The jury in the trial of Dameon Jamarc Mosley, who was found guilty of capital murder Wednesday afternoon, will continue to hear evidence Thursday morning in the trial’s punishment phase.
Mosley, 28, could be sentenced to death or life in prison for the shooting death of Billy Stacks, 62, of Tyler.
The jury, which was a close split of men and women, deliberated for just over an hour before the foreman, a man, handed the guilty verdict to 114th District Judge Christi Kennedy.
When Kennedy read the verdict, Mosley, dressed in a black three-piece business suit, was stoic. He was standing and did not show emotion. He wore headphones during most of the trial. It was not mentioned if they were for hearing issues. He did take them off when court was not in session.
Stacks was a clerk at the Conoco gas station at 3319 NNE Loop 323 when the convenience store was robbed in early hours of Jan. 28, 2017. Officials said Stacks was shot several times in the head and shoulder.
Mosley pleaded not guilty Nov. 7 in the 114th District Courtroom. He admitted to the crime, but his lawyers said it was not intentional.
The jury was presented with the options of finding Mosley guilty of capital murder or the lesser charge of felony murder, or finding him innocent of both charges.
Felony murder indicates a lack of intent or knowledge to kill during an act dangerous to human life, but does not carry the possibility of the death penalty. Capital murder means that the person wanted to kill while committing the robbery, according to the charge read to jurors. It does carry the death penalty of life in prison.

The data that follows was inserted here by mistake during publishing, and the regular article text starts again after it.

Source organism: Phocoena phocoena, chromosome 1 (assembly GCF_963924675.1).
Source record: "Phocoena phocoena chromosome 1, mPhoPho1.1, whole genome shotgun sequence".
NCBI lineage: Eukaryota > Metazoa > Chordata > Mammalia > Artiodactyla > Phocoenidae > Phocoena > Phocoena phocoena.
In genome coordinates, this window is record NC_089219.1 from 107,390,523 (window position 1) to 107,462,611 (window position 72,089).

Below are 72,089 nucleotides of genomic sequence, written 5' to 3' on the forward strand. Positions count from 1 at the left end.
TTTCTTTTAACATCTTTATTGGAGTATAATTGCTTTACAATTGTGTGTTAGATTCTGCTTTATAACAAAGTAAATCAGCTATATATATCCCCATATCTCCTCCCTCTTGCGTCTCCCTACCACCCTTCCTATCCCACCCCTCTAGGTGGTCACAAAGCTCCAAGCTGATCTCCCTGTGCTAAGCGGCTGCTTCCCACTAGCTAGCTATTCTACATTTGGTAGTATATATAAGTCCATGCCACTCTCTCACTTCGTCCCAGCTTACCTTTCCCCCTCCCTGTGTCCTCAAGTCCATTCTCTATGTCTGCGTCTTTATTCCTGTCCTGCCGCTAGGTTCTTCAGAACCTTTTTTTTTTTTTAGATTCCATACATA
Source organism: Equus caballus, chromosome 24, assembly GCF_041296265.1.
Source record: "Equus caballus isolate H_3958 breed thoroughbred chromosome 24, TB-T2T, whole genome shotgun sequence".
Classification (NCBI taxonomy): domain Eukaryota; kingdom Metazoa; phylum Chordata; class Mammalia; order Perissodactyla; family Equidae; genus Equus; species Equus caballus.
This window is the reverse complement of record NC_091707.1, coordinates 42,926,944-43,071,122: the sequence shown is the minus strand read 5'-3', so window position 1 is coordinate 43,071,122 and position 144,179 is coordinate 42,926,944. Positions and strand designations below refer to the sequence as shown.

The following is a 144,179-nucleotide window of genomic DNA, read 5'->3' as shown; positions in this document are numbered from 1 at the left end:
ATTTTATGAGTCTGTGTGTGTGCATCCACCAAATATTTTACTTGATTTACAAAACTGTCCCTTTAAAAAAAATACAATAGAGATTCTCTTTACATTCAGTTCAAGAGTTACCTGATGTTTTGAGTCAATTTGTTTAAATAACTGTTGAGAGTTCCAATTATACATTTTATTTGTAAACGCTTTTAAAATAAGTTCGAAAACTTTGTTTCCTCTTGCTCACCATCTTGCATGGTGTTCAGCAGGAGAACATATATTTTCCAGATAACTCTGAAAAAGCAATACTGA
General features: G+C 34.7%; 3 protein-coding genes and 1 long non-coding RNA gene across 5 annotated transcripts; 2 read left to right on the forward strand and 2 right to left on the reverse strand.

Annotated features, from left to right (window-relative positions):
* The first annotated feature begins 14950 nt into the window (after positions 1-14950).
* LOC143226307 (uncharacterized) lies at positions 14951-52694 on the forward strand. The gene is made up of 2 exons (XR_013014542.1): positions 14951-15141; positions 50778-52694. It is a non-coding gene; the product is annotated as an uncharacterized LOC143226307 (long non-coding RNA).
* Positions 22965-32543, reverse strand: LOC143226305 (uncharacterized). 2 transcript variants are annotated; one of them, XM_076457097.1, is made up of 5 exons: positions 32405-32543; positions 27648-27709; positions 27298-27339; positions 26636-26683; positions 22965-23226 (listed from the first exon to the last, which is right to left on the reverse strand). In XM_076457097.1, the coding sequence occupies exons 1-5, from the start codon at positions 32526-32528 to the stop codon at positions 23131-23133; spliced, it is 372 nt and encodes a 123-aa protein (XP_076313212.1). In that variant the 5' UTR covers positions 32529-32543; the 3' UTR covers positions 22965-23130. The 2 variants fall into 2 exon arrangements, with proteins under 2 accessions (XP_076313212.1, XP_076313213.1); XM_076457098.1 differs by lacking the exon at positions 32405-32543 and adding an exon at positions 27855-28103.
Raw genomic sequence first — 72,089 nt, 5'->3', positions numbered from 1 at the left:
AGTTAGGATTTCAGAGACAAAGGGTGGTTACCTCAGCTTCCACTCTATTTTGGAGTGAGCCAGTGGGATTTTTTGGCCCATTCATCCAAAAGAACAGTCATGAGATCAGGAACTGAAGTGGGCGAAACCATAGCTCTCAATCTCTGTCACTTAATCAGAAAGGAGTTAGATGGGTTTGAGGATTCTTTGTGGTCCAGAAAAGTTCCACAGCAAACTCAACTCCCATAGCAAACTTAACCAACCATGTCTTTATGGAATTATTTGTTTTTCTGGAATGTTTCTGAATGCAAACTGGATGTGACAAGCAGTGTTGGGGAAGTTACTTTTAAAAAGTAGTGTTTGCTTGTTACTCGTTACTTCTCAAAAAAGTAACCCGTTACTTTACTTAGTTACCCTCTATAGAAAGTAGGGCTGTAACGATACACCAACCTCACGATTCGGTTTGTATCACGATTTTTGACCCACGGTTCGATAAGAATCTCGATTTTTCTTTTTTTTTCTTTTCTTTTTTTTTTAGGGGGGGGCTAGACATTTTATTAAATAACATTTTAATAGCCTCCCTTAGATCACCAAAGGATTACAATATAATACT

The state and defense addressed the question of Mosley’s intent before jurors deliberated Wednesday.
The only issue the defense could contest was intent, according to the state’s arguments. Mosley’s intent can be shown by the two shots in Stacks’ head and shoulder, the state said. The head is a kill shot, the jury was told.
The defense asked the jury to choose a felony murder charge. The attorney stated there is still a choice between injury or killing someone when a person has a weapon.
During the punishment phase, Smith County District Attorney Jacob Putman said in his opening statement that Mosley has a lengthy history of aggravated robbery incidents involving weapons. He also called Mosley a continuing danger to society.
Putman said Mosley and another man, Corey Tave, robbed a series of convenient stores in 2014.
He told the jury the defense might bring up an intellectual disability, but Mosley has always been in the normal range of intellectual ability. Putman said Mosley’s family might be called by the defense to talk about childhood and other alleged trauma.
On Wednesday, the defense chose not to give an opening statement for the punishment phase.
Travis Brazil with the Smith County Sheriff’s Office testified that Mosley was arrested and given probation for various past crimes, such as marijuana possession. He failed multiple orders to pay fines for violations and to complete community service, Alcoholics Anonymous, a drug program or anger management.
Brazil told the defense the probation was not revoked.
The state then brought several witnesses, including police officers and current and former gas station employees, to discuss incidents of five stations being robbed during October 2014.
Employees of different gas stations testified that their store was robbed by two men and one of them had a gun.
One woman testified that a man put a gun on her side and he made another worker give him the money in the cash register. She said the incident made her more aware of her surroundings and freaks her out still.
Another gas station clerk testified about robbery at his store said a man also pointed a gun at him. The clerk said he thought he would die.
Tyler Police Department Lt. Jason Birden said he searched for a suspect in one of the incidents, which led him to a car connected to Tave, but Birden was not able to locate Tave.
A Tyler police investigator testified that evidence of a BB gun, clothing, cash, two cellphones and Walmart sales receipts were found in the car.
Mosley has been in Smith County Jail since Jan. 29, 2017, a day after the murder. He will remain in the jail through sentencing.
Testimony on Mosley’s punishment is set to continue at 8:30 a.m. Thursday.